SSCS: What characteristics are shared by gas stations and convenience stores that make the program work?

NK: The traits we noticed weren’t too surprising. The site had to be well lit. It had to be clean. It had to be established as a destination site for customers seeking out meals, prepared or otherwise. And the store owner had to be engaged by the idea.

SSCS: Did providing fresh meals change the dynamic between the store owner and their customer?

NK: Engaged store owners saw value in what we were offering, in part, because they understood it was a way to create better relationships with their customers. These owners also were open to in-store promotions, allowing us to come in and hold tasting events and demonstrations. If done right, those events add to the community by creating a neighborhood feel that surrounds the store. Forward thinking operators understood it was a market differentiator.

They also realized that if you carry fresh and healthy choices packaged attractively, you’ll be seen as having something no one else has. You’ll have fresh signage in your window, promoting your brand. But I’ll be the first to admit that the overwhelming number of corner stores in underserved areas are driven by immediate profit, and those stores just aren’t a good fit for us.

SSCS: Give us an idea of how a typical day at Fresh Corner Café plays out.

NK: Every day begins at 2:00 a.m., when the pair of food packers we use set about procuring and assembling the food items to our specifications. By 8:00 a.m., the items they pre-package and pre-label are ready to be picked up by our drivers, and our company spends the balance of the day taking care of distribution, account management, and marketing.

The delivery model we originally used has been tweaked. When we started we used a truck, but quickly realized a large vehicle wasn’t practical given the small size of our deliveries. So we switched to a fleet delivery model. Each of our drivers has a fixed route using their own vehicle and their own car insurance. It’s cost-effective and efficient. Each store gets its own bag of goods and the driver delivers it with a minimum of disruption to the store. Our analysis tells us that delivering to one store costs us $9.00, far, far less than it costs most food distributors. It’s not unusual to hear a company that distributes out of a large truck quote the cost of delivery at $45.00 per store, more when you take into account overhead.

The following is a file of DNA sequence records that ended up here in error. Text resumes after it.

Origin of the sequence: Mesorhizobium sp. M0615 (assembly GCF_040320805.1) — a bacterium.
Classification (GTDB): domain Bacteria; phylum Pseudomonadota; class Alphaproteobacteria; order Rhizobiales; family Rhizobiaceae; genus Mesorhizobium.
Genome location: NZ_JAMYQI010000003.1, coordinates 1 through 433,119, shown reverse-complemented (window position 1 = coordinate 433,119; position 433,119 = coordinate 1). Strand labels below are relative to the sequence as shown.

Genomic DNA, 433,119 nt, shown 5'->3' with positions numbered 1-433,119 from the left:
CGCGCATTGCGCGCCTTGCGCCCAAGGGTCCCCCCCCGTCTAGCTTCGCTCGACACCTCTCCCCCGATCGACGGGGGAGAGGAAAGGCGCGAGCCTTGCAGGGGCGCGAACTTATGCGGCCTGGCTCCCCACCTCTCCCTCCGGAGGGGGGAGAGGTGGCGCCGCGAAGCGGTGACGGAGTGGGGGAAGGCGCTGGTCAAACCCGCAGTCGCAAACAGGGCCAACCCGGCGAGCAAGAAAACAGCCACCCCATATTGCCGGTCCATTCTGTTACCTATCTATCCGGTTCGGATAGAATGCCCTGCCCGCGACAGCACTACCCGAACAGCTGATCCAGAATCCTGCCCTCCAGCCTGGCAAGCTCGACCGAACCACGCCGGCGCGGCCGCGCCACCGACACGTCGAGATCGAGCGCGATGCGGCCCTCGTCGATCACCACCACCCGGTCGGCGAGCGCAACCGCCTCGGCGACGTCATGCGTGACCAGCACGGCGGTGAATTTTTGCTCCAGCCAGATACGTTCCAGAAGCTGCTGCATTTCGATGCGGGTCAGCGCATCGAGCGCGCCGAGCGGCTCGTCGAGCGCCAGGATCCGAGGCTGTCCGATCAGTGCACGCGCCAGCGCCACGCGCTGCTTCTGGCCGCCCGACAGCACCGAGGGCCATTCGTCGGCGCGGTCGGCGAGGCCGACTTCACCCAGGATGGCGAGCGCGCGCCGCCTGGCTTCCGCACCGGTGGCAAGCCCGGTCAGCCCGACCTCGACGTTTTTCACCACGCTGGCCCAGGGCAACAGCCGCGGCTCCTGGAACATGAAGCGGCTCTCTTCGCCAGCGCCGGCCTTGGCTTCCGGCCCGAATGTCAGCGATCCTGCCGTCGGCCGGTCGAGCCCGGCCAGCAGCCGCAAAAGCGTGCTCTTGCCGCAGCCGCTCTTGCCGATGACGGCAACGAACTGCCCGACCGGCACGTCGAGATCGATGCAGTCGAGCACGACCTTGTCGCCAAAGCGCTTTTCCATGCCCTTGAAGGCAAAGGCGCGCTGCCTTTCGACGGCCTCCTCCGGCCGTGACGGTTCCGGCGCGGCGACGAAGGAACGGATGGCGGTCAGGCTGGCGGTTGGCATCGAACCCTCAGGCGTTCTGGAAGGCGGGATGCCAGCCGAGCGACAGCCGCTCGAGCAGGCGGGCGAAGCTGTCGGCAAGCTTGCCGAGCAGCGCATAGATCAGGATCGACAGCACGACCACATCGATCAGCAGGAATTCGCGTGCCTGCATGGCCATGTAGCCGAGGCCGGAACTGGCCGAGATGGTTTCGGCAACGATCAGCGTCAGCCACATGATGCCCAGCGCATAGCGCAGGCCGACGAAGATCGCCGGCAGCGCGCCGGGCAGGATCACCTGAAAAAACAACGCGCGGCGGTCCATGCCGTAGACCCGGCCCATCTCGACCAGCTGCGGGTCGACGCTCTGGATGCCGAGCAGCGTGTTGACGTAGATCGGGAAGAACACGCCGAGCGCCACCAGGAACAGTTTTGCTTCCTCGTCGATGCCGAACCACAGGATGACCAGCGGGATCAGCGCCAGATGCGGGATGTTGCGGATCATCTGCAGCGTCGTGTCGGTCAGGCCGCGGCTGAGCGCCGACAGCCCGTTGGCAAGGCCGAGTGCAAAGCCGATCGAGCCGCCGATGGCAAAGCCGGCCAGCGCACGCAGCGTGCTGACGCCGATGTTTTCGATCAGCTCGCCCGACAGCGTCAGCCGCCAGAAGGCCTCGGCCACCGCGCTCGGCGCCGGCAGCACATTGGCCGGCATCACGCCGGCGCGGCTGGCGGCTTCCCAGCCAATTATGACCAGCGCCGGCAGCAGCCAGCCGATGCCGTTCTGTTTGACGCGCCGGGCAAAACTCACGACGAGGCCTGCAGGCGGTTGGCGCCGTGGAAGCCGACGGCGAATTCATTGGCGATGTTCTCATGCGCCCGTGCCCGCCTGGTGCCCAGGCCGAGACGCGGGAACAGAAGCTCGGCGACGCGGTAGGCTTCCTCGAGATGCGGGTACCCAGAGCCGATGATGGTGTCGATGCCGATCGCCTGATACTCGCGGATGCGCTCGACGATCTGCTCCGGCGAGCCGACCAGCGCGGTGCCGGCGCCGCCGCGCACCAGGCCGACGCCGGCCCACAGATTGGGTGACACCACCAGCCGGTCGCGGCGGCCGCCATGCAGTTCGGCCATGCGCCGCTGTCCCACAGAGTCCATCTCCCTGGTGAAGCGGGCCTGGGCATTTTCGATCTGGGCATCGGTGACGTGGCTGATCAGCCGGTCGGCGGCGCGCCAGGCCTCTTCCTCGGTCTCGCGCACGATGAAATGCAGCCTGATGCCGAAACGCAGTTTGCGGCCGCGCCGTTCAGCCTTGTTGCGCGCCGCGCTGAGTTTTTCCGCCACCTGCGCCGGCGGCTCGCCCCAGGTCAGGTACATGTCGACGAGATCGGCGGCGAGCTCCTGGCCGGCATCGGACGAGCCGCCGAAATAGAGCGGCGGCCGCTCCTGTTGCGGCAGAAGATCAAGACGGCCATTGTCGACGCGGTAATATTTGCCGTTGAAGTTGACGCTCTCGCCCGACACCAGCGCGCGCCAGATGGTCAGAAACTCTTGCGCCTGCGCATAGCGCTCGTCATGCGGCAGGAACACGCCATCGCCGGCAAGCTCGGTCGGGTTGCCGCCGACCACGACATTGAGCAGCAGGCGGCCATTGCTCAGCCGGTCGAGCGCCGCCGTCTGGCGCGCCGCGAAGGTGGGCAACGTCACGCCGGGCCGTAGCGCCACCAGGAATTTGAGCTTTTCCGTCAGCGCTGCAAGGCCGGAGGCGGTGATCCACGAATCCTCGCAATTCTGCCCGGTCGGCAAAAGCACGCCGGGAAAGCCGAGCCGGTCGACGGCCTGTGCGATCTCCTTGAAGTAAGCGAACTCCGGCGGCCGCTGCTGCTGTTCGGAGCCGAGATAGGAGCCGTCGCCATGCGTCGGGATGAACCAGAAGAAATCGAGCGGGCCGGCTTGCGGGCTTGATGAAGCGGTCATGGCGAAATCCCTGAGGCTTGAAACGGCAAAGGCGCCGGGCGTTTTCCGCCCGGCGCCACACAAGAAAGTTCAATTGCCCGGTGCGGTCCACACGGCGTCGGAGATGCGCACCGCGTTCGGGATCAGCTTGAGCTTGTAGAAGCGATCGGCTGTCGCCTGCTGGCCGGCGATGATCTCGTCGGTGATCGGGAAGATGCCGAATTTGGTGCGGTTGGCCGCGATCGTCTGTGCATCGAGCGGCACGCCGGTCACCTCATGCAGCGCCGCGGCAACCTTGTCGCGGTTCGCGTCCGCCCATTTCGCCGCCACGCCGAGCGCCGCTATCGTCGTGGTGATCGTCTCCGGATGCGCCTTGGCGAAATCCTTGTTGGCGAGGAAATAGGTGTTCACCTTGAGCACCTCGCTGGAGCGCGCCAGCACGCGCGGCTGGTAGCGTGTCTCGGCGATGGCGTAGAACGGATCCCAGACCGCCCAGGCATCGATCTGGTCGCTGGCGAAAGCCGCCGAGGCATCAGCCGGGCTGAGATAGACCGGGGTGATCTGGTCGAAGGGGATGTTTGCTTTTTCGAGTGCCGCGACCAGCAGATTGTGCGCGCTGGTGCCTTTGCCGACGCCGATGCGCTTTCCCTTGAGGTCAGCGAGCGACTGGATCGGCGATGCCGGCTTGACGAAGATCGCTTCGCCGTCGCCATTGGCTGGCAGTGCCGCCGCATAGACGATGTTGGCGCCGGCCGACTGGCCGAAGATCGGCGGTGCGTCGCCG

Items can also reside on the shelf in the cooler next to more traditional items.

NK: Well, the real challenge is being committed to one of the most absurd business models there is: sell high-priced products with a short shelf life to low-income consumers with no stated demand for those products.

SSCS: Gee, when you put it that way…

NK: I can’t really underemphasize the challenges of being a provider of perishable items. We are obliged to stock a full display to maximize how appetizing our food looks, but we risk paying an almost immediate price, in terms of waste and spoilage, if we overstock. We’re still trying to find a balance between what looks good and what’s practical.

I should also mention that the date sensitivity of our items is a huge factor that influences our delivery schedule. We have to make sure the demand is there if we are going to cost justify multiple trips to a store within the same week.

SSCS: How did you go about pricing your items?

NK: Again, we had to see what worked in the market first, but lately we have made sure to price our items at five dollars or less. That seems to be a meaningful price point. We’ve learned to sift through the feedback and make sure we hear and react to the advice of customers that are seriously interested in, or even excited about, having fresh food at their corner store or gas station. Lack of access is the only thing keeping these consumers from eating healthy and that makes them our target consumer.

SSCS: At the end of the day, what’s most gratifying about being involved in Fresh Corner Café?

NK: Being able to provide healthy eating options for people who otherwise wouldn’t have them. I don’t claim to be a nutritionist. I’m not telling people how they should eat. But if someone wants to eat healthy, I’d like them to have the choice. I know how much better I feel when I eat healthy and how bad I feel when I don’t. Feeling physically poor after every meal is a horrible reality many face in Detroit. To be able to play a part in rectifying that problem is what makes it all worthwhile.